3 March 2013
Throughout the entire novel of Fahrenheit 451, Ray Bradbury’s use of symbolism is indisputable. Bradbury takes his readers on a futuristic adventure into a world where gaining knowledge through books and intellectual thoughts are outlawed. Through his writing, he indicates the possibility of what current day society could turn into if it lacked education and continued on the road of self destruction. Montag, the main character, attempts to break this cycle in the fall of man through many courageous acts. The use of symbolism intensifies the meaning of the novel and reinforces each idea of the book dramatically, allowing them to directly affect the reader.
The image of fire burning is repeatedly brought up throughout Montag‘s journey. Fire represents two main points in this novel. First, the men who are responsible for the burning, as well as the number 451 they wear on their helmets - the temperature at which paper and books burn - symbolize destruction. As the firemen set fire to books, they are continuously compared to Pigeons. Pigeons are commonly referred to as “Carriers.” They deliver messages, much like books do. Furthermore, the destruction of books with fire correlates with the destruction of potential knowledge that could have been delivered. In addition to destruction, fire represents inspiring people in Montag’s life, such as Clarisse. Clarisse kicks Montag’s thought process into gear, and always makes him wonder about things. For example, Clarisse asks Montag, “Are you happy?” (Bradbury 7). She reminds Montag of candlelight because of her spontaneous thought process and true beauty that is revealed as her life slowly melts down to a puddle of molten wax. The soft flicker of candlelight symbolizes the glow of self awareness and knowledge that few have in Montag’s community, just as few things can compete with the fascination of a burning candle.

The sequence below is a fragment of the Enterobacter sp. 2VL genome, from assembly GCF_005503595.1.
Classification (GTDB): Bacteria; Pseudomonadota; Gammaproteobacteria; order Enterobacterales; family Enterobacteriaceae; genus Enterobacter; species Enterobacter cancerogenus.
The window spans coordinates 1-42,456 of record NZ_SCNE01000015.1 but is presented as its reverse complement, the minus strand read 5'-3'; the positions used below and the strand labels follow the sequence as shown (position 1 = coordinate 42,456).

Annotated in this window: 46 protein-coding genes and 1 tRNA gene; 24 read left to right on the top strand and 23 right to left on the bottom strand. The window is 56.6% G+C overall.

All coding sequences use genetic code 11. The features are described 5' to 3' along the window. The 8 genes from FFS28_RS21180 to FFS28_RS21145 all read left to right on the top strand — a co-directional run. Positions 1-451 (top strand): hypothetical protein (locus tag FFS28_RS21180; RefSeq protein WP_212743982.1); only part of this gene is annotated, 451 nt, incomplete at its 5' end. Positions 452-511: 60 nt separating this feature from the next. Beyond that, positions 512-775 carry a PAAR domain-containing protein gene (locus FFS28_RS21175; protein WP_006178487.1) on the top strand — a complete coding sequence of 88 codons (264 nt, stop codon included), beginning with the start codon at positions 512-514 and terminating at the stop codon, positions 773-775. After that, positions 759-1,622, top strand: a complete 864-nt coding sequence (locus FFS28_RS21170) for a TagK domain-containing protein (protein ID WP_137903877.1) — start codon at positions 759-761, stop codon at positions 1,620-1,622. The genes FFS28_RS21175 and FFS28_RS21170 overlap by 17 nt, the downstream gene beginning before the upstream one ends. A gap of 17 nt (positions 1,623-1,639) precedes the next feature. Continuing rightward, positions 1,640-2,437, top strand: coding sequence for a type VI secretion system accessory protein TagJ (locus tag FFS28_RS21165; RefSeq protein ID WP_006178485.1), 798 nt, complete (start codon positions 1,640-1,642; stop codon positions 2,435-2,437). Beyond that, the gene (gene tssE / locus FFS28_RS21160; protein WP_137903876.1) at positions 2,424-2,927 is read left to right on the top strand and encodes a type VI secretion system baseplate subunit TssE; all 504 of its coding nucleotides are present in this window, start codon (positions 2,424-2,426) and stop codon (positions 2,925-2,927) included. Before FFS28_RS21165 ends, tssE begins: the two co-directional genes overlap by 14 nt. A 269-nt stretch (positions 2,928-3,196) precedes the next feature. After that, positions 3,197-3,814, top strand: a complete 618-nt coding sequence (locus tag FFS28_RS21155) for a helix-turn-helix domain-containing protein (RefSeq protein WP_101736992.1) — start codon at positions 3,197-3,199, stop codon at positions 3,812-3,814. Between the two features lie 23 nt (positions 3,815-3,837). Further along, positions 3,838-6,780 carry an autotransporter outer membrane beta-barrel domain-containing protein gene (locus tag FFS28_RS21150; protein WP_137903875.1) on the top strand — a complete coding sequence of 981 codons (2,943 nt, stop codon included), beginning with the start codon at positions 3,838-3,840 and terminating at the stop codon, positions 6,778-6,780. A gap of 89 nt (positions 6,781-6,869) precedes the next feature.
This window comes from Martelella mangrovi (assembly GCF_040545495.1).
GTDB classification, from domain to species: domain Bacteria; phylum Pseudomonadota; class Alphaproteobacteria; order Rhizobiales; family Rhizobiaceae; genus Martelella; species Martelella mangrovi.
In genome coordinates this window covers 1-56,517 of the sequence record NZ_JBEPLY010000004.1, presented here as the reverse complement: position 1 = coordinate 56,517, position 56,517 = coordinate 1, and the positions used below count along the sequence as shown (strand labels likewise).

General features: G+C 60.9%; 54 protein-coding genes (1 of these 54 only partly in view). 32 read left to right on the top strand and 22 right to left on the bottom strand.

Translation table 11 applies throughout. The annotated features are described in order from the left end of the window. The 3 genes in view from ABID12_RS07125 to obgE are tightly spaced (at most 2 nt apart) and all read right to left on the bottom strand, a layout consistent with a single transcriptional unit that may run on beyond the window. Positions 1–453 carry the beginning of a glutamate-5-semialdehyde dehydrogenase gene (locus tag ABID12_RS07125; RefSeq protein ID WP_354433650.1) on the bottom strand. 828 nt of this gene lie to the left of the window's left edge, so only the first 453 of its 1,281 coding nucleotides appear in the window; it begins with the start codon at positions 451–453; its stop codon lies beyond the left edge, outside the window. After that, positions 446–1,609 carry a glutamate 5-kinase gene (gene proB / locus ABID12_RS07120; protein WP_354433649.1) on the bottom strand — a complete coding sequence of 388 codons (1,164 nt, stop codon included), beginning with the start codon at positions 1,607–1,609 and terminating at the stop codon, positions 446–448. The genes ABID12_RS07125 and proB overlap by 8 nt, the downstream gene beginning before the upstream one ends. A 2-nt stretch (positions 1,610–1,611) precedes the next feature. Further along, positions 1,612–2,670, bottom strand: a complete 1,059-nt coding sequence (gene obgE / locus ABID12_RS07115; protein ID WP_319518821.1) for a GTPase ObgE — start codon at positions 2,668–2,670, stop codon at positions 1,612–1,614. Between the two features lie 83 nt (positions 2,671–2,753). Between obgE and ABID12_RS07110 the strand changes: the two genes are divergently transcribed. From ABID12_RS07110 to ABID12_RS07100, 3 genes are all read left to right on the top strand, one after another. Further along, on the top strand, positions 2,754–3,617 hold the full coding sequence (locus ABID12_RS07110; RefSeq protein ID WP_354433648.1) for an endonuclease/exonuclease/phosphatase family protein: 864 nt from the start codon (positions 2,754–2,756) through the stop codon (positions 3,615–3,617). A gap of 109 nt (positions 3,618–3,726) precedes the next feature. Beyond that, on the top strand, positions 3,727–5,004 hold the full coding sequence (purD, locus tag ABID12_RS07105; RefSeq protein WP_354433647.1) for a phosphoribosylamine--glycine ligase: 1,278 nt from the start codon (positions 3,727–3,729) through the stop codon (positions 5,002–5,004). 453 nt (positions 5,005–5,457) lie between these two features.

After Clarisse passes, intellectuality becomes...